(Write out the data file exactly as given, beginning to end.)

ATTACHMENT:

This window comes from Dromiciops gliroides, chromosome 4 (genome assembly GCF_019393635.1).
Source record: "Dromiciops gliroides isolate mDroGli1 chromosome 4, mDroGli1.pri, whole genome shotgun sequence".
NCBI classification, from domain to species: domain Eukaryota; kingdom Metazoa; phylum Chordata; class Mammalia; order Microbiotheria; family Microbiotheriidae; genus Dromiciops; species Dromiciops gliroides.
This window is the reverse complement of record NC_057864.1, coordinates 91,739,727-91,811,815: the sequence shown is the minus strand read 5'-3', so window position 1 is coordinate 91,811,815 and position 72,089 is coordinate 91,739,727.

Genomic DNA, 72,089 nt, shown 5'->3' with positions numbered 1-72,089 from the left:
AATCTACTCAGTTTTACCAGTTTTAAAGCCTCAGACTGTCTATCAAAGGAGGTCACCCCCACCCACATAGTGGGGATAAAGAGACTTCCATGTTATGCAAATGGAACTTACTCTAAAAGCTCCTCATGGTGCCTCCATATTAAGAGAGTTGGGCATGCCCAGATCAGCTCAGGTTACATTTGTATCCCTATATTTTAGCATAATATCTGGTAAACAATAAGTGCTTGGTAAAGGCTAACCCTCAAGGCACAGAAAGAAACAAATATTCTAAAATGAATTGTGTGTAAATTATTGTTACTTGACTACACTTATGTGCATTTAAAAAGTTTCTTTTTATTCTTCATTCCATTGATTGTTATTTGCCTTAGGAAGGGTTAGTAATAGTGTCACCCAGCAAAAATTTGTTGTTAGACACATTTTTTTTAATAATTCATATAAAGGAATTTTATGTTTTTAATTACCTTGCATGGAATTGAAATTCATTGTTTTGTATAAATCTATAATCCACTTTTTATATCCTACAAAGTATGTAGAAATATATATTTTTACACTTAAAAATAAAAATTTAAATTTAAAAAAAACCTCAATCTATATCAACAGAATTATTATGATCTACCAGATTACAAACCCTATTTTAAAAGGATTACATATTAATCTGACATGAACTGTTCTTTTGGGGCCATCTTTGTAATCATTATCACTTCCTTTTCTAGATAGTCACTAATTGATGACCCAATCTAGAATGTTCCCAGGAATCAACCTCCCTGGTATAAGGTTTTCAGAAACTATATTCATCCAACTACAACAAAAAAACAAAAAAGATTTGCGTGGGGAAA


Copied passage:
This window comes from Dromiciops gliroides, chromosome 4 (genome assembly GCF_019393635.1).
Source record: "Dromiciops gliroides isolate mDroGli1 chromosome 4, mDroGli1.pri, whole genome shotgun sequence".
NCBI classification, from domain to species: domain Eukaryota; kingdom Metazoa; phylum Chordata; class Mammalia; order Microbiotheria; family Microbiotheriidae; genus Dromiciops; species Dromiciops gliroides.
This window is the reverse complement of record NC_057864.1, coordinates 91,739,727-91,811,815: the sequence shown is the minus strand read 5'-3', so window position 1 is coordinate 91,811,815 and position 72,089 is coordinate 91,739,727.

Genomic DNA, 72,089 nt, shown 5'->3' with positions numbered 1-72,089 from the left:
AATCTACTCAGTTTTACCAGTTTTAAAGCCTCAGACTGTCTATCAAAGGAGGTCACCCCCACCCACATAGTGGGGATAAAGAGACTTCCATGTTATGCAAATGGAACTTACTCTAAAAGCTCCTCATGGTGCCTCCATATTAAGAGAGTTGGGCATGCCCAGATCAGCTCAGGTTACATTTGTATCCCTATATTTTAGCATAATATCTGGTAAACAATAAGTGCTTGGTAAAGGCTAACCCTCAAGGCACAGAAAGAAACAAATATTCTAAAATGAATTGTGTGTAAATTATTGTTACTTGACTACACTTATGTGCATTTAAAAAGTTTCTTTTTATTCTTCATTCCATTGATTGTTATTTGCCTTAGGAAGGGTTAGTAATAGTGTCACCCAGCAAAAATTTGTTGTTAGACACATTTTTTTTAATAATTCATATAAAGGAATTTTATGTTTTTAATTACCTTGCATGGAATTGAAATTCATTGTTTTGTATAAATCTATAATCCACTTTTTATATCCTACAAAGTATGTAGAAATATATATTTTTACACTTAAAAATAAAAATTTAAATTTAAAAAAAACCTCAATCTATATCAACAGAATTATTATGATCTACCAGATTACAAACCCTATTTTAAAAGGATTACATATTAATCTGACATGAACTGTTCTTTTGGGGCCATCTTTGTAATCATTATCACTTCCTTTTCTAGATAGTCACTAATTGATGACCCAATCTAGAATGTTCCCAGGAATCAACCTCCCTGGTATAAGGTTTTCAGAAACTATATTCATCCAACTACAACAAAAAAACAAAAAAGATTTGCGTGGGGAAA